It was this staunch opposition to Soviet authorities that helped establish an air of romanticism about the Vory, said Vadim Volkov, a professor at the European University at St Petersburg who has written extensively about criminal subcultures in Russia and the former Soviet Union.
“They believed that no gulag could take away their freedom and portrayed themselves as martyrs for an idea,” Mr Volkov said. “The halo of suffering is in and of itself a romantic idea. Add to that the collective prison culture: jargon, heart-rending songs, tattoos, rituals and a plethora of oral histories creating a mythology around the brotherhood of Vory. All of this stood opposed to the official Soviet culture – mocked it – and, therefore, became counterculture.”
The Vor concept of justice, Mr Volkov said, stood in stark contrast to the repressive Soviet justice system, even though it was exclusively for criminals. “It was like an inverse, mirror world,” he said.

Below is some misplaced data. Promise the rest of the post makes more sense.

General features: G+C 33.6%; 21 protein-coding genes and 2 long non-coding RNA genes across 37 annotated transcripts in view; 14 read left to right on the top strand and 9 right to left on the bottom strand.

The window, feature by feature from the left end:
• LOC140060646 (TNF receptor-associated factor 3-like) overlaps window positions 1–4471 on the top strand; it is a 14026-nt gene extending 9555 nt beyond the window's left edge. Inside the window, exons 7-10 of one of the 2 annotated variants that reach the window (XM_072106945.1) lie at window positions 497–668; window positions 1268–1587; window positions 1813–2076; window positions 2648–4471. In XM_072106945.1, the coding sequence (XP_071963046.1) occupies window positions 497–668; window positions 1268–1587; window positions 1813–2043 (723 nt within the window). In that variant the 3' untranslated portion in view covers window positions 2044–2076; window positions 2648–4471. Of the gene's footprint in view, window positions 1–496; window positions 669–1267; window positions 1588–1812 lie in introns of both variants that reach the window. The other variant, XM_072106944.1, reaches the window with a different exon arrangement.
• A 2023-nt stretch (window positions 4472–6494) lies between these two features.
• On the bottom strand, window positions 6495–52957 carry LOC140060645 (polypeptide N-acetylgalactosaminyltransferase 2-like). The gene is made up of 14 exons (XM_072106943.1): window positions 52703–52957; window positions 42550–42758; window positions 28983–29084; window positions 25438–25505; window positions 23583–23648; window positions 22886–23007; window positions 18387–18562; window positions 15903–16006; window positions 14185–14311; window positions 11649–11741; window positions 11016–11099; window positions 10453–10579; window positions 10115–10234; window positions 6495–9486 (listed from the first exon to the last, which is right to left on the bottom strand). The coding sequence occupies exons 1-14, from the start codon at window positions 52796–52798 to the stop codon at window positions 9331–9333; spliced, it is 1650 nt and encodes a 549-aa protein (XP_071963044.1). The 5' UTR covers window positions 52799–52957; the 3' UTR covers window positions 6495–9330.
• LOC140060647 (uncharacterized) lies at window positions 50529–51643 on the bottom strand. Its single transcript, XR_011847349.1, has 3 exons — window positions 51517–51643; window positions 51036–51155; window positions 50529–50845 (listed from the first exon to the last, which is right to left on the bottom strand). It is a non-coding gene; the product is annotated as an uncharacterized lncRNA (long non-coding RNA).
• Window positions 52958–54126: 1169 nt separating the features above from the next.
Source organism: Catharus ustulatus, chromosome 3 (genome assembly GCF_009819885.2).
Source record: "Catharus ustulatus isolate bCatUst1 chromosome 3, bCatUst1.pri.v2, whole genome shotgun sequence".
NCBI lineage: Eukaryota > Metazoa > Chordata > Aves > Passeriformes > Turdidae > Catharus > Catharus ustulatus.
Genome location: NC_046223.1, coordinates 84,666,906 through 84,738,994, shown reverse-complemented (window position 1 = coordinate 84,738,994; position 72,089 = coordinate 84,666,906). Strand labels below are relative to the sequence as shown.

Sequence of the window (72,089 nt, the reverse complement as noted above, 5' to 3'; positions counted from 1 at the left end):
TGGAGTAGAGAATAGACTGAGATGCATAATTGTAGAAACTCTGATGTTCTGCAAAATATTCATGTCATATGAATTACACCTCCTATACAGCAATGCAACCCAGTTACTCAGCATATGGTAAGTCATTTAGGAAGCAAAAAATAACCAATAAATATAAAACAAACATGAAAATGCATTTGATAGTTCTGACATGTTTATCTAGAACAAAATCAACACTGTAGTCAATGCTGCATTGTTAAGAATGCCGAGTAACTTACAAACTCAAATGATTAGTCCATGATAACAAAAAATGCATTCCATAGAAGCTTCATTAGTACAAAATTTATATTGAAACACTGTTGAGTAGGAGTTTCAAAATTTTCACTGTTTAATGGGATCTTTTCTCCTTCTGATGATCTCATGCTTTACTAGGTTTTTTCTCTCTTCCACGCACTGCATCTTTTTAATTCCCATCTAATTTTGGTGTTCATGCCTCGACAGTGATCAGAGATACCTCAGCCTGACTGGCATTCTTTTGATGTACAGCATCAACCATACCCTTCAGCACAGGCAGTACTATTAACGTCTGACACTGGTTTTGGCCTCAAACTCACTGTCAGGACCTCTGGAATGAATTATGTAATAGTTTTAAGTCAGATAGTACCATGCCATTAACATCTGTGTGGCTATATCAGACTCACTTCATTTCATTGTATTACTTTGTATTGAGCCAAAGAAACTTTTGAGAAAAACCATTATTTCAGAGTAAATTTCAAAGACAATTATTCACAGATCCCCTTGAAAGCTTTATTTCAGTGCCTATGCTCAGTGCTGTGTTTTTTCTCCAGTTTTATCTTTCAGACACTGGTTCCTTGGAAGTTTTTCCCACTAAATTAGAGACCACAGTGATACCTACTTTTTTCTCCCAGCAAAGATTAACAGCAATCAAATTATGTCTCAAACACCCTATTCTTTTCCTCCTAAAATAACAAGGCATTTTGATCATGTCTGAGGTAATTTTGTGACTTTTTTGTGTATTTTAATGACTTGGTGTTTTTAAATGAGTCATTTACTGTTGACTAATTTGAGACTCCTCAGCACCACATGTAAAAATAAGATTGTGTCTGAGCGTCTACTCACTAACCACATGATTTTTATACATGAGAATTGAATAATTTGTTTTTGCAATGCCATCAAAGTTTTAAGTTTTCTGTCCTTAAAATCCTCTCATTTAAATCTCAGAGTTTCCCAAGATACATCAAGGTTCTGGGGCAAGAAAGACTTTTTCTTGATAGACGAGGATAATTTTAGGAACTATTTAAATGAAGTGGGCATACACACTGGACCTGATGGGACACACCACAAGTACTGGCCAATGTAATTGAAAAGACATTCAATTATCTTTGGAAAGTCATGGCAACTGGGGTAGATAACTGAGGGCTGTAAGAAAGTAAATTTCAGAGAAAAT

The urban romanticism of the Vory was only buttressed by the mass amnesty that followed Stalin’s death in 1953 and “splashed this criminal subculture into Soviet society”, Mr Volkov said.
The Vory dominated criminal life in the Soviet Union, feeding particularly successfully on entrepreneurs flourishing in the black-market economy who could not turn to the authorities and therefore had little chance to defend themselves.
One Vor notorious for brazen armed robberies on these black marketeers was Vyacheslav Ivankov, known by the nickname “Yaponchik” or “Little Japanese” because of his vaguely Asian visage.
Born in 1940, Ivankov earned his reputation in Moscow in the late 1960s and 1970s as a member of a gang specialising in extortion and blackmail led by a prominent Vor named Gennady “The Mongol” Kharkov, according to Alexander Maximov’s 1997 book Russian Crime: Who’s Who.
Ivankov served an extended prison term in the 1980s but was released in the dying days of the Soviet Union and shortly thereafter made his way to the United States, setting up shop in the Brighton Beach neighbourhood of New York. He was convicted by a US court of extortion in 1997 and was deported to Russia after serving almost 10 years in a Pennsylvania prison.